The schizophrenia susceptibility gene dystrobrevin-binding protein 1 (DTNBP1) encodes dysbindin, which along with its binding partner Muted is an essential component of the biogenesis of lysosome-related organelles complex 1 (BLOC-1). Dysbindin expression is reduced in schizophrenic brain tissue, but the molecular mechanisms by which this contributes to pathogenesis and symptomatology are unknown. We studied the effects of transfection of DTNBP1 siRNA on cell surface levels of dopamine D2 receptor (DRD2) in human SH-SY5Y neuroblastoma cells and in rat primary cortical neurons. DTNBP1 siRNA decreased dysbindin protein, increased cell surface DRD2 and blocked dopamine-induced DRD2 internalization. MUTED siRNA produced similar effects. In contrast, decreased dysbindin did not change dopamine D1 receptor (DRD1) levels, or its basal or dopamine-induced internalization. The DRD2 agonist quinpirole reduced phosphorylation of CREB (cAMP response element-binding protein) in dysbindin downregulated cells, demonstrating enhanced intracellular signaling caused by the upregulation of DRD2. This is the first demonstration of a schizophrenia susceptibility gene exerting a functional effect on DRD2 signaling, a pathway that has long been implicated in the illness. We propose a molecular mechanism for pathogenesis in which risk alleles in DTNBP1, or other factors that also downregulate dysbindin, compromise the ability of BLOC-1 to traffic DRD2 toward degradation, but has little effect on DRD1 trafficking. Impaired trafficking of DRD2 decreases dopamine-induced internalization, and with more receptors retained on the cell surface, dopamine stimulation produces excess intracellular signaling. Such an increase in DRD2 signaling relative to DRD1 would contribute to the imbalances in dopaminergic neurotransmission characteristic of schizophrenia.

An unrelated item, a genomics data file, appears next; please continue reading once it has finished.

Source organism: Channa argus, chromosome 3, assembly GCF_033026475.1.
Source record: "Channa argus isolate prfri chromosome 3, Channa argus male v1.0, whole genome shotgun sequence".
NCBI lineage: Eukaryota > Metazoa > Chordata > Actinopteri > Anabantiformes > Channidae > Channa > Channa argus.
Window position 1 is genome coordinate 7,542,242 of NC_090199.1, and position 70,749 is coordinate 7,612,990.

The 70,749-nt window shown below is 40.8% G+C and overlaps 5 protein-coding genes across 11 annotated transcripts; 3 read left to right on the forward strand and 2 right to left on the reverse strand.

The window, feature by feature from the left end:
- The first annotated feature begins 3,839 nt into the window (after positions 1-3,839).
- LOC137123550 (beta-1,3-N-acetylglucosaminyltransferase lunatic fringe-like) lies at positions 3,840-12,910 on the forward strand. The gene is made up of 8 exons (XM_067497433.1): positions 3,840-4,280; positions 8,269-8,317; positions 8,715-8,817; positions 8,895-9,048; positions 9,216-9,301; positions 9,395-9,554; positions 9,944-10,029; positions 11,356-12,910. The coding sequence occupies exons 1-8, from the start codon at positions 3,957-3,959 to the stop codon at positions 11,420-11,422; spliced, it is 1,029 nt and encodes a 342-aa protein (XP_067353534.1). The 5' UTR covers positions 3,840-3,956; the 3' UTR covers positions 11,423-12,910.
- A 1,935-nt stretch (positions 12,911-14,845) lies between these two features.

- Dopamine D receptor
ASJC Scopus subject areas